For three days in a row, throngs of protesters took to the streets in Romania's capital city, Bucharest, to protest what they see as a corrupt government and to call for new elections.
Tens of thousands of people rallied Friday on the first day of demonstrations, which were largely organized by Romanian expatriates who came home to demonstrate en masse; some estimates put the crowd at 100,000.
It ended in violence. Romania Insider reports that on Friday night, some aggressive protesters, possibly football hooligans, began clashing with police. (Football hooligans frequently appear at political protests in Romania.) In response, riot police reportedly fired tear gas, smoke grenades and a water cannon into the crowd at Victoriei Square in Bucharest, which also included many peaceful protesters.
The police used "unprecedented violence" to clear the square, Romania Insider writes. Hundreds of people were said to have been injured.
But the protesters were undeterred, returning on Saturday and again on Sunday.
Rallies in Bucharest and other major Romanian cities were peaceful on Sunday, Reuters reports.
"About 15,000 people rallied in front of the government headquarters in the capital on Sunday, whistling, blowing vuvuzelas and shouting 'Corruption kills! Resignation!' " the wire service writes. "They also chanted 'Thieves, thieves,' waving Romanian, U.S., NATO and European Union flags."
Photos show protesters holding up glowing cellphone screens, which have become a symbol of anti-government and anti-corruption protests in Romania.
The Associated Press reports that the protesters were calling for Romania's left-wing government to resign:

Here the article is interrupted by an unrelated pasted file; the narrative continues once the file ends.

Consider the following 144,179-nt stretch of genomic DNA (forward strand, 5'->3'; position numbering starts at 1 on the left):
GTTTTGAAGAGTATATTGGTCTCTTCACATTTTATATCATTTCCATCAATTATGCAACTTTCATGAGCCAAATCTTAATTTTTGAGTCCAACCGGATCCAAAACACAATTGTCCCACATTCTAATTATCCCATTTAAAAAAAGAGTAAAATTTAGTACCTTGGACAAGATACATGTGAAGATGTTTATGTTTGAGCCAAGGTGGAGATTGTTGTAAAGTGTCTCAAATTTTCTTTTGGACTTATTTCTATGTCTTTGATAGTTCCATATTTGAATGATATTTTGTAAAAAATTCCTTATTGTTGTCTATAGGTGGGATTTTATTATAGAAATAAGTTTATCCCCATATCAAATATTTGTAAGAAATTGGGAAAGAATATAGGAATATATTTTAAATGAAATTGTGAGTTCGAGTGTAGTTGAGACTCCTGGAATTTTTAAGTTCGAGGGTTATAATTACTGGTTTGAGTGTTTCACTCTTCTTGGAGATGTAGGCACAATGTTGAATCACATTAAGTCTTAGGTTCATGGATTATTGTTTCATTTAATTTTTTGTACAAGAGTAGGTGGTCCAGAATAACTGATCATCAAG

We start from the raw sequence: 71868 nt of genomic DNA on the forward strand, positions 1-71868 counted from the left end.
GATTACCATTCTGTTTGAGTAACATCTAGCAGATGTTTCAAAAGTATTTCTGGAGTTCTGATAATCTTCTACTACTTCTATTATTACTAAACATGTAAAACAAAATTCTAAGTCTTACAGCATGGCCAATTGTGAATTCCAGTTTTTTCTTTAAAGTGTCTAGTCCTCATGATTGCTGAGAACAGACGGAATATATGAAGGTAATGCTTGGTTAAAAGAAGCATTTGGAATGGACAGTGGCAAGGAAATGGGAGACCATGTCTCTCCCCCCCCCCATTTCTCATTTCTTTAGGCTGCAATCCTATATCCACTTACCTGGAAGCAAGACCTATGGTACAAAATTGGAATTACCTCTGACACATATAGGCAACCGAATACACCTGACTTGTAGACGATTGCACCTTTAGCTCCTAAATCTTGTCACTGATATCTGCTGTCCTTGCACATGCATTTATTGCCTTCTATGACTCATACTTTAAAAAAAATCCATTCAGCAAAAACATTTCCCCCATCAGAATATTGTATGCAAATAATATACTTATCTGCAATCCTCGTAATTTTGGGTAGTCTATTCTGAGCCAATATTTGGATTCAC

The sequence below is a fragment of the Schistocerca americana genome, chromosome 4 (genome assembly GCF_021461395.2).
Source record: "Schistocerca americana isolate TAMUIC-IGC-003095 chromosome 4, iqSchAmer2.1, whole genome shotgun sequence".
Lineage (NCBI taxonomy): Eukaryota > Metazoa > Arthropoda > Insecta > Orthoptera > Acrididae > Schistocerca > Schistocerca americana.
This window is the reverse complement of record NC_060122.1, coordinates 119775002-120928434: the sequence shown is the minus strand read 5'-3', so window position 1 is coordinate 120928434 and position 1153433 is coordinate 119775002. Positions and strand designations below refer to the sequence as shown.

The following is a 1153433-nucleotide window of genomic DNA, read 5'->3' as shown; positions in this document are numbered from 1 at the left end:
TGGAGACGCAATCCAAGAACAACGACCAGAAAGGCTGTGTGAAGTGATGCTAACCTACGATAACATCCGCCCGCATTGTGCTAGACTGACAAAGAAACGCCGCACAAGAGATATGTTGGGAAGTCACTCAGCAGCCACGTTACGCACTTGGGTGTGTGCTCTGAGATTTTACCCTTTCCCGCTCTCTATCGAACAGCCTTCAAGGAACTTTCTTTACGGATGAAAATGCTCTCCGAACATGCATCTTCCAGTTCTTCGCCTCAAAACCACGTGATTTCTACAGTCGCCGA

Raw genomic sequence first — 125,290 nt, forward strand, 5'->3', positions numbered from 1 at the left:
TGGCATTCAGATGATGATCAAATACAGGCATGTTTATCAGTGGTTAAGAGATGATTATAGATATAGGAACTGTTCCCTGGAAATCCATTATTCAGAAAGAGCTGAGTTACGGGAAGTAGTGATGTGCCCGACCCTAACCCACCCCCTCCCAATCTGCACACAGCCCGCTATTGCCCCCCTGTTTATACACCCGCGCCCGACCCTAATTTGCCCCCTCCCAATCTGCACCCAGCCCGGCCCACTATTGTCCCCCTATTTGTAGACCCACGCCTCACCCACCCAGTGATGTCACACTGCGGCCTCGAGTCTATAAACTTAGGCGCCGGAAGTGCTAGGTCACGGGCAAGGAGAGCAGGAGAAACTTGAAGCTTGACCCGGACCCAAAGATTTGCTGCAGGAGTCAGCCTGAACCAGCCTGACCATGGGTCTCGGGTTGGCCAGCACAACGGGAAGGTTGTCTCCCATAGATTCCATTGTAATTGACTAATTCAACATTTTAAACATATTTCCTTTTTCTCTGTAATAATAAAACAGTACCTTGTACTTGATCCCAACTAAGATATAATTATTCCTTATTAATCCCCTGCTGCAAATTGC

"The expatriates supporting the event in Bucharest, some of whom drove across Europe to attend, said they were angry at how Romania is being governed. Critics say the country has lost ground in fighting corruption since the ruling Social Democratic Party assumed power in 2016.
"An estimated 3 million Romanians live abroad, and some say they left because of corruption, low wages and a lack of opportunities.
Among other things, protesters pointed to recent efforts by the ruling party to weaken the judiciary. Critics say changes the proposed changes could be used to lessen punishment for elected officials convicted of wrongdoing, Bloomberg writes.
The head of the ruling Social Democratic Party, Liviu Dragnea, was sentenced to prison earlier this year for a case related to abuses of power, but he remains in office as the case is appealed. Dragnea was previously convicted of election fraud.
"Romania is one of the poorest and most corrupt countries in Europe and it's been that way for years," NPR's Soraya Sarhaddi Nelson wrote in 2014.
That year, an anti-corruption candidate, Klaus Iohannis was elected president and launched a campaign to tackle graft and the misuse of public funds.
President Iohannis posted on Facebook to say he strongly condemns the violent tactics of police intervention at the protests over the weekend.
But Iohannis' party does not control the legislature, where the Social Democratic Party leads a coalition government that has repeatedly attempted to reduce punishments for corruption.
In 2015, Romania's prime minister — a member of the Social Democratic Party who was tried for corruption, fraud and tax evasion while he was in office — resigned after a deadly nightclub fire that was blamed in part on corruption and poor safety oversight.
But his party continued to control the legislature.